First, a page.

Use of inhaled anesthetic agents has been associated with rare increases in serum potassium levels that have resulted in cardiac arrhythmias and death in pediatric patients during the postoperative period. Patients with latent as well as overt neuromuscular disease, particularly Duchenne muscular dystrophy, appear to be most vulnerable. Concomitant use of succinylcholine has been associated with most, but not all, of these cases. These patients also experienced significant elevations in serum creatine kinase levels and, in some cases, changes in urine consistent with myoglobinuria. Despite the similarity in presentation to malignant hyperthermia, none of these patients exhibited signs or symptoms of muscle rigidity or hypermetabolic state. Early and aggressive intervention to treat the hyperkalemia and resistant arrhythmias is recommended, as is subsequent evaluation for latent neuromuscular disease.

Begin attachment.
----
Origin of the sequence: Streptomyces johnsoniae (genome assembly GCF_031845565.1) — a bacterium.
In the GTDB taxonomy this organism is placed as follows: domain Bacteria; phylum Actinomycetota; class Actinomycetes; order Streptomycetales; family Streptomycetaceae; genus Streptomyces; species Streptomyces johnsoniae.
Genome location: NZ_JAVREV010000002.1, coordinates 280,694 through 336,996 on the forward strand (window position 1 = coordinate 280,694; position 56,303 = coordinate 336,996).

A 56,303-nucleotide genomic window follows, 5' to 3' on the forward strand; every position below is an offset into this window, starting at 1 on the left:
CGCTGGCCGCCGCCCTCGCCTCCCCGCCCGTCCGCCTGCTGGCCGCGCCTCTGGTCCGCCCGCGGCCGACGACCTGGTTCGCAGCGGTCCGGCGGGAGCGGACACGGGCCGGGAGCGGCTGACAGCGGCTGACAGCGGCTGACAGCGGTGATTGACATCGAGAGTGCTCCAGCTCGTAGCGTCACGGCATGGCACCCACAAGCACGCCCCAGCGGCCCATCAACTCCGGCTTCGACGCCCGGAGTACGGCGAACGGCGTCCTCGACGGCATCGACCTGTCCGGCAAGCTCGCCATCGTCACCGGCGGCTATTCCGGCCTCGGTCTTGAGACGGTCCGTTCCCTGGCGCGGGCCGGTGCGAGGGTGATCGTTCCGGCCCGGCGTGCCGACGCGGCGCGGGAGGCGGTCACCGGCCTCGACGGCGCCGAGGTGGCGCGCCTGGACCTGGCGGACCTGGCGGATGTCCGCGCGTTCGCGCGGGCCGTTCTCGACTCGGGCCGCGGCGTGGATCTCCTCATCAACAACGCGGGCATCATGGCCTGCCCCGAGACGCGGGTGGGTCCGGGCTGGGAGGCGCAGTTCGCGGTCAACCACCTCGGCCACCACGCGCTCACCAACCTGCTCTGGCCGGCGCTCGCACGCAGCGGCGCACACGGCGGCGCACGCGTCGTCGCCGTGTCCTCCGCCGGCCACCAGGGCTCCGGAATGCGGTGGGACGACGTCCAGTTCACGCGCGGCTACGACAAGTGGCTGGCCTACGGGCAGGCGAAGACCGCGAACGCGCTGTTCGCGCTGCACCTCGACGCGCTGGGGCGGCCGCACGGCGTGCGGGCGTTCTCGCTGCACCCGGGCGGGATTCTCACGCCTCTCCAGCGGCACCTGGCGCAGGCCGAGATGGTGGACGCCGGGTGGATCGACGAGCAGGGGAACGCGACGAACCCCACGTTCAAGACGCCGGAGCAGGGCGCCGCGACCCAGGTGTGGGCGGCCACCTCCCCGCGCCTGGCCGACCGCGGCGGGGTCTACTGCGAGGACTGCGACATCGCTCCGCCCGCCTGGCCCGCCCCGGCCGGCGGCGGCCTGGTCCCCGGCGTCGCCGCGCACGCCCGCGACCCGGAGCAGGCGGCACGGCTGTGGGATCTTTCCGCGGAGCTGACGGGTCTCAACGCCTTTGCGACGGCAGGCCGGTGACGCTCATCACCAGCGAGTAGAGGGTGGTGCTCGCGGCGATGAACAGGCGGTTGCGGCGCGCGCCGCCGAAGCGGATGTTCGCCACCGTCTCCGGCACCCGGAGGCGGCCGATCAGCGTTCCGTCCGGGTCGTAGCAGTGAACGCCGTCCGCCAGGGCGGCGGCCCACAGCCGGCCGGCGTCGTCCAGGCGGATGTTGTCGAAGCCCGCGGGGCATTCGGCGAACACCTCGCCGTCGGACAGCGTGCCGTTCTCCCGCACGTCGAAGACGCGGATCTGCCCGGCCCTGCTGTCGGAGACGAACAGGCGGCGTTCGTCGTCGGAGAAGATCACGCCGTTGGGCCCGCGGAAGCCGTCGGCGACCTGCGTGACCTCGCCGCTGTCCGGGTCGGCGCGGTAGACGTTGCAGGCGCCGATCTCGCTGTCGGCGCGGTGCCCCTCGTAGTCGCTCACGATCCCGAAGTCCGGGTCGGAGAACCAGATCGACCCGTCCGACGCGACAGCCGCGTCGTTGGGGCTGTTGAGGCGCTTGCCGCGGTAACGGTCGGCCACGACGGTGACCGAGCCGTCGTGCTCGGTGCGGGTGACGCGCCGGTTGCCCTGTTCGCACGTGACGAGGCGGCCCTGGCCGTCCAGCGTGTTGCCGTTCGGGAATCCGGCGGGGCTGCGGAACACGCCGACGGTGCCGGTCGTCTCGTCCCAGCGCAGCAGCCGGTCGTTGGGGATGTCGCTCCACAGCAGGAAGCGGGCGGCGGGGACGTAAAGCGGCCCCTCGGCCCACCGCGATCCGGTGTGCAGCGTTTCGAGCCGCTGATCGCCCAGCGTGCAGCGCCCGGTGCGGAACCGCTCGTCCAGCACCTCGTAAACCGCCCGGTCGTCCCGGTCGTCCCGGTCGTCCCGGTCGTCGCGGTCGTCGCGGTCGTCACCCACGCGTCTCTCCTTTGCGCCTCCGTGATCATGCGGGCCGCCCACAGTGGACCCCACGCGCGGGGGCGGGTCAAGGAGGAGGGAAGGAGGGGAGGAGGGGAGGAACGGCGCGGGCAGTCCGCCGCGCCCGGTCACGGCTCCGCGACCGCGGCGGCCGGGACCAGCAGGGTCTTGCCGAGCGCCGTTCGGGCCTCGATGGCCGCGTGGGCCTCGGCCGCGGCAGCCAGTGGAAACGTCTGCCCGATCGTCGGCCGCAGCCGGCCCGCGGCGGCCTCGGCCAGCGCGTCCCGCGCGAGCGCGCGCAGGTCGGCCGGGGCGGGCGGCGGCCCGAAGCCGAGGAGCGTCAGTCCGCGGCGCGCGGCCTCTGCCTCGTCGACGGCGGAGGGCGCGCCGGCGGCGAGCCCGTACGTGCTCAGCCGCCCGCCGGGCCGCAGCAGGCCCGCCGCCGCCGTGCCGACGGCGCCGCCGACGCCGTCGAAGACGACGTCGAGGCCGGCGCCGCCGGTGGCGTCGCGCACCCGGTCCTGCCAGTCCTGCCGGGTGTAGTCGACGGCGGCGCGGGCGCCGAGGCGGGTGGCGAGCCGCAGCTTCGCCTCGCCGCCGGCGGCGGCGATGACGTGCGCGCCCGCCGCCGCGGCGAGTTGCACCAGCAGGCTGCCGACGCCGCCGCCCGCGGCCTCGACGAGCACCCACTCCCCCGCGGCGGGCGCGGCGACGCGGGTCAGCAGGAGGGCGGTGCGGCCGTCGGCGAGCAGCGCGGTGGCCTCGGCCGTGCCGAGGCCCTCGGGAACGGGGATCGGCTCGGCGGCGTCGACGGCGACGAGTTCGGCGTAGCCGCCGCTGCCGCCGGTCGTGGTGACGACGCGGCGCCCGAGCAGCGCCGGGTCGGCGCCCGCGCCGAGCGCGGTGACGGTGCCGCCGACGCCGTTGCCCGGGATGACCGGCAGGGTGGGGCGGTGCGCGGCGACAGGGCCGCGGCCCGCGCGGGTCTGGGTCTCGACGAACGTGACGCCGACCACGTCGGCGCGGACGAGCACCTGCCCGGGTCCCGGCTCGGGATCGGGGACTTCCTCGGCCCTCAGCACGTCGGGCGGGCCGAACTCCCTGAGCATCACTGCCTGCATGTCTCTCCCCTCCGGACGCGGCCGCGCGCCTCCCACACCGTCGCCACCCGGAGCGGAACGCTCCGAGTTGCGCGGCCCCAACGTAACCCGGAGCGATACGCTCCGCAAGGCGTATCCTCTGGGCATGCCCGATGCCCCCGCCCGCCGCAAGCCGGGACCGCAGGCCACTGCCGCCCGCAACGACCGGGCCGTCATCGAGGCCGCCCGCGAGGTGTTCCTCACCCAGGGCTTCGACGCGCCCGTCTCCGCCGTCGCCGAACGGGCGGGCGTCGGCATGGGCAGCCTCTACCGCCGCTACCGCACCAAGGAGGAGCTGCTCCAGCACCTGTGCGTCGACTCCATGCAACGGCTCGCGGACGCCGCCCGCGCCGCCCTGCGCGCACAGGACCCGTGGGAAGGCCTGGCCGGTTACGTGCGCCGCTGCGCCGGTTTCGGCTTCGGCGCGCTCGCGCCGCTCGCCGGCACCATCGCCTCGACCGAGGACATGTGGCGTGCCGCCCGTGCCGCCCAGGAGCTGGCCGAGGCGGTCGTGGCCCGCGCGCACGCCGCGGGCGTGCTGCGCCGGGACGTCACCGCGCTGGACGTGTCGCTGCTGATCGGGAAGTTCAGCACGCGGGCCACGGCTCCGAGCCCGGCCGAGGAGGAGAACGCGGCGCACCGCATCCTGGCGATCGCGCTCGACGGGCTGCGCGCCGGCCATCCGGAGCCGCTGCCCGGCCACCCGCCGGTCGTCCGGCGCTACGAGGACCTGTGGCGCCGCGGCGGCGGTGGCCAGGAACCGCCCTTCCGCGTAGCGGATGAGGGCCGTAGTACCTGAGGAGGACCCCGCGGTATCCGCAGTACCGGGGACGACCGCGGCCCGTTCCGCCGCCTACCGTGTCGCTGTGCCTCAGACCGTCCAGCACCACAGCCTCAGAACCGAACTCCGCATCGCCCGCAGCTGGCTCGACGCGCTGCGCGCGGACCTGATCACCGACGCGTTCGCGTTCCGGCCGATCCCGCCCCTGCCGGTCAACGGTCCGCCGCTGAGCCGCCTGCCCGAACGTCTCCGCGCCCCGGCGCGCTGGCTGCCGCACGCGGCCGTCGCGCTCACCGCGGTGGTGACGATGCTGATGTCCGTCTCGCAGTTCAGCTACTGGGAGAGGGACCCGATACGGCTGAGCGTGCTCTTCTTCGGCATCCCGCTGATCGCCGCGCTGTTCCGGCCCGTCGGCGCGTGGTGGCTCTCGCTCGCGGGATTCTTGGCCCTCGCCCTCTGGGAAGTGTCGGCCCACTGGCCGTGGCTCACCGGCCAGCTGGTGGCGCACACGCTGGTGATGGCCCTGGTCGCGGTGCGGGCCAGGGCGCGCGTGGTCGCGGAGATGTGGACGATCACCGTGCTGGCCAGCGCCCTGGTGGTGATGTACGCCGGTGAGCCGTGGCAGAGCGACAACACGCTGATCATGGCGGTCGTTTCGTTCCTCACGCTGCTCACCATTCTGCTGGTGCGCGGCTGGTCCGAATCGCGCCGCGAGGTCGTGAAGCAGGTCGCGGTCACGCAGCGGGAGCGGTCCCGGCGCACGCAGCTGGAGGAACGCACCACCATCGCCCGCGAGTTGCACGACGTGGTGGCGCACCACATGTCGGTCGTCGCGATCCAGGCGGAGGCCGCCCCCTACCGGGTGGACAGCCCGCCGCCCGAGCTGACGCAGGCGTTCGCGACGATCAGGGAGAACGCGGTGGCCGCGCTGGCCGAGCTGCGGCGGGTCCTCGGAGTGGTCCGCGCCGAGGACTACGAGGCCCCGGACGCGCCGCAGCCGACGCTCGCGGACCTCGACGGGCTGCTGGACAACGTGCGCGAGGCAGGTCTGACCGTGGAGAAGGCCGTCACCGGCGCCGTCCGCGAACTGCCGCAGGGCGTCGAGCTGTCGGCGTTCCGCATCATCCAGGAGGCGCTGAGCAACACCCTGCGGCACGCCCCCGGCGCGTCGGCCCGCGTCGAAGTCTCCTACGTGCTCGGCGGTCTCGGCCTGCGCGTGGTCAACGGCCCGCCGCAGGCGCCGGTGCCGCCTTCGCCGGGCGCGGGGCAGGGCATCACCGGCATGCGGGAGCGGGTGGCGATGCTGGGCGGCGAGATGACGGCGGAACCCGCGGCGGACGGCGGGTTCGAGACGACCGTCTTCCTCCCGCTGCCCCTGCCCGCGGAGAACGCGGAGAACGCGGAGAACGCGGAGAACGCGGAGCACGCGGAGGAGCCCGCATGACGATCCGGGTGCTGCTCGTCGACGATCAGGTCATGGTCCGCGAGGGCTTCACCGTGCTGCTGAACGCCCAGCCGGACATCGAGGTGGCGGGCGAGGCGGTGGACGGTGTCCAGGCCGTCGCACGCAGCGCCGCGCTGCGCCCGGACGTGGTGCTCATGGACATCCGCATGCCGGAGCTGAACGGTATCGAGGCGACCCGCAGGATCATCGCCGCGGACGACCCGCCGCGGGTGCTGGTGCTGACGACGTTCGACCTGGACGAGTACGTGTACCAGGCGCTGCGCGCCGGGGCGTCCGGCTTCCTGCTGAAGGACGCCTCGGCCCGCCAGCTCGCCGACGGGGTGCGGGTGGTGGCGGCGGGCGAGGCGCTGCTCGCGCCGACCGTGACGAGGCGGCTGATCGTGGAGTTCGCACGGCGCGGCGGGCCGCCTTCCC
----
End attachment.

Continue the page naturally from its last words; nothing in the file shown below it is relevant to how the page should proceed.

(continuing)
Caution should be exercised in administering general anesthesia, including sevoflurane, to patients with mitochondrial disorders.
Cases of mild, moderate and severe post-operative hepatic dysfunction or hepatitis with or without jaundice have been reported in association with SEVORANE AF from post-marketing experiences.